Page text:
New Math: Juggling Equation of the Month


For all the complaints...About spring rains...

I knew...

the momentary inconvenience...

would be worth it.

Oh, the Places You'll Go!
Get Out

Neural Potato Chips

So here is my confession: during the past semester, after teaching two four-hour classes almost back-to-back, I’d come home mentally spent and turn on America’s Next Top Model. I’m not going to try and convince you there is anything good or redeeming about the show. For me, it’s all about the pictures; there’s something about watching a woman who looks “average,” crying and bitching about something on video, suddenly becoming art when a camera freezes her that I find fascinating. I think maybe it taps into that 12-year old girl in me who still likes knowing we all have the ability to transform ourselves—externally and internally. Likely, the clever producers are aware of this, but I guess I’m okay with that. After all, it’s only on once a week.

But now it’s December, the Chicago hibernation season has begun, my couch has a big butt print in it, and I’ve started to wonder about bad brain carbs. That need to mentally check out can drive us to watch hours of poor quality television, surf the interwebs, and enter other creative black holes that don’t really give us any good input, and don’t inspire much output. At what point, I wonder, does our mental diet become overloaded with readily available empty neural calories, and what’s the effect of that on our energy?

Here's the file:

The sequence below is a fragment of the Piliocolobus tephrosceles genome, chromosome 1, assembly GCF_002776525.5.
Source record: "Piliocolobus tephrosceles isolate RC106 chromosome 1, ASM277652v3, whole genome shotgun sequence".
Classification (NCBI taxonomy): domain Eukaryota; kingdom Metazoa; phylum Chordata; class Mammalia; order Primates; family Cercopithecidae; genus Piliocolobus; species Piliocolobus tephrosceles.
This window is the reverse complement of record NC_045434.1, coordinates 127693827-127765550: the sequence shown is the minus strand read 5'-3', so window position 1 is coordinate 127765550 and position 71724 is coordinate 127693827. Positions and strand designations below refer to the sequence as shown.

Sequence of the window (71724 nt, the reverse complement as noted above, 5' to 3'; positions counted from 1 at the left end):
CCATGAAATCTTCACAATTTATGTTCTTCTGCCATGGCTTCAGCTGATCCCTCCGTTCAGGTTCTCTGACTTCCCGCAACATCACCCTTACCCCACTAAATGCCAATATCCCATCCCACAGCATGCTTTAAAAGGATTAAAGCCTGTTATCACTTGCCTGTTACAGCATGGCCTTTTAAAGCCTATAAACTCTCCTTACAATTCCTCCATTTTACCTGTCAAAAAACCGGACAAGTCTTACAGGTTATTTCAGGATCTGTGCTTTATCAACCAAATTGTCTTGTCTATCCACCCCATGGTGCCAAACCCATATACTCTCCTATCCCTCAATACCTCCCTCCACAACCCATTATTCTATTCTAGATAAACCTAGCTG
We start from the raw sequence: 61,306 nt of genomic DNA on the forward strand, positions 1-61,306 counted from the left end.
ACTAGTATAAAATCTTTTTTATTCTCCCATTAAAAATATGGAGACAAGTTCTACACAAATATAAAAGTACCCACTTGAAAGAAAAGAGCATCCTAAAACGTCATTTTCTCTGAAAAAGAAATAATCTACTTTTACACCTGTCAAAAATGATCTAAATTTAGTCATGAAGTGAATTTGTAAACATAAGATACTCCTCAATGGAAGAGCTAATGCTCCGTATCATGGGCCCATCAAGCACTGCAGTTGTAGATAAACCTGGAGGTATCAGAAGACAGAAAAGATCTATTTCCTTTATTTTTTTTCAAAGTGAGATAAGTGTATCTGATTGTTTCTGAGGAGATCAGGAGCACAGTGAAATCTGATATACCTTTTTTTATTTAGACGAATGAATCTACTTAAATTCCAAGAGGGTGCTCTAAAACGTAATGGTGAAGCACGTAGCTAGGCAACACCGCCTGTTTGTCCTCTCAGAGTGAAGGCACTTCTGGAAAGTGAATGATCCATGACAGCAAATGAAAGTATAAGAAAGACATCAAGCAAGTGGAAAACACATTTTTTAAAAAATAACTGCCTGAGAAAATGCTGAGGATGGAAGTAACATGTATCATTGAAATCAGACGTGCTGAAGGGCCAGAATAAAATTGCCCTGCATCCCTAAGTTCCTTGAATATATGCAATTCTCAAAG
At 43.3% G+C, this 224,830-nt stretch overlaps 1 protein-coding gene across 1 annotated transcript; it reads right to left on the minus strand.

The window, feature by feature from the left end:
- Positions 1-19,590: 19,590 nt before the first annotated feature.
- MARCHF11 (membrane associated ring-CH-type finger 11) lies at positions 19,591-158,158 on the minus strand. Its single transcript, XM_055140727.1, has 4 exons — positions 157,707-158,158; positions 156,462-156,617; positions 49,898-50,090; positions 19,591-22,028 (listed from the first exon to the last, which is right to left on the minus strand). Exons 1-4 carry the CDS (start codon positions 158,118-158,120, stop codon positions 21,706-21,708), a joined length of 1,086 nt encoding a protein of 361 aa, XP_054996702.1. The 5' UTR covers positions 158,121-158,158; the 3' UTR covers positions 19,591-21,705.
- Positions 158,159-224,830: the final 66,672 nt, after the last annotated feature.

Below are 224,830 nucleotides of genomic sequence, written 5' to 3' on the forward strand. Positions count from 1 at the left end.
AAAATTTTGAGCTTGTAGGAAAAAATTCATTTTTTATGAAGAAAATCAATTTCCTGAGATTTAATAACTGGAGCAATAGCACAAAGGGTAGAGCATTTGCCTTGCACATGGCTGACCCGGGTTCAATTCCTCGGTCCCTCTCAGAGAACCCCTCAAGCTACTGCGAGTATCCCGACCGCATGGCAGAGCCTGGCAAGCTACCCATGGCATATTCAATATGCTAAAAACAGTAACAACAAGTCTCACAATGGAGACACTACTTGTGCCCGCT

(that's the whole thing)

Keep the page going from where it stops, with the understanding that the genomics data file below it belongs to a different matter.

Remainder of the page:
Back in 2010, TV went digital, and I (not being a cable subscriber at the time) went cold turkey. During that danger zone-out period the networks refer to as “Prime Time,” I found myself sitting on my lovely comfortable couch listening to the quiet humming of the house. I felt jittery, and fidgety, slightly panicked. And then, finally, I picked up a book.

It took a few weeks for the withdrawal to dissipate, and by then I’d read three novels and a number of magazines. Teaching creative writing usually means 100 to 200 pages of work to read each week. In order to come at a student’s piece fresh, I try to read “for fun” too. Funny how hard it can be to fit that in. But when the TV went, I realized I actually had tons of time to read for fun. Why hadn’t I been doing this before? In fact, I even felt different. In the past, I often felt like I just worked and slept, with no recovery time in between. Time was something I was chasing and never catching.

I have basic cable now, but if there isn’t something I really want to watch on (and no, a rerun of a movie I’ve seen three times does not count), I turn the TV off. In much the same way I eat less white bread and pasta and consume more fruit, vegetables and whole grains, I work on limiting myself to “good” mental carbs. One thing I’ve grown to love in winter is getting a puzzle and laying it out on the coffee table. I light some candles, put on music, pour a glass of wine, and focus on building a picture. Maybe it’s knitting for someone else, or drawing, or listening to NPR. Maybe it’s taking care of someone else—calling that friend we've neglected. Maybe it’s going for a walk or run. Just as produce shifts seasonally, so must I shift my brain diet in winter. And tonight, since I’ve finished the Games of Thrones series (and jeez, Martin better not take six years to write the next book…) I’ve started The Night Circus. The nice thing about reading a book instead of watching TV? It’s hard to both snack and turn the pages...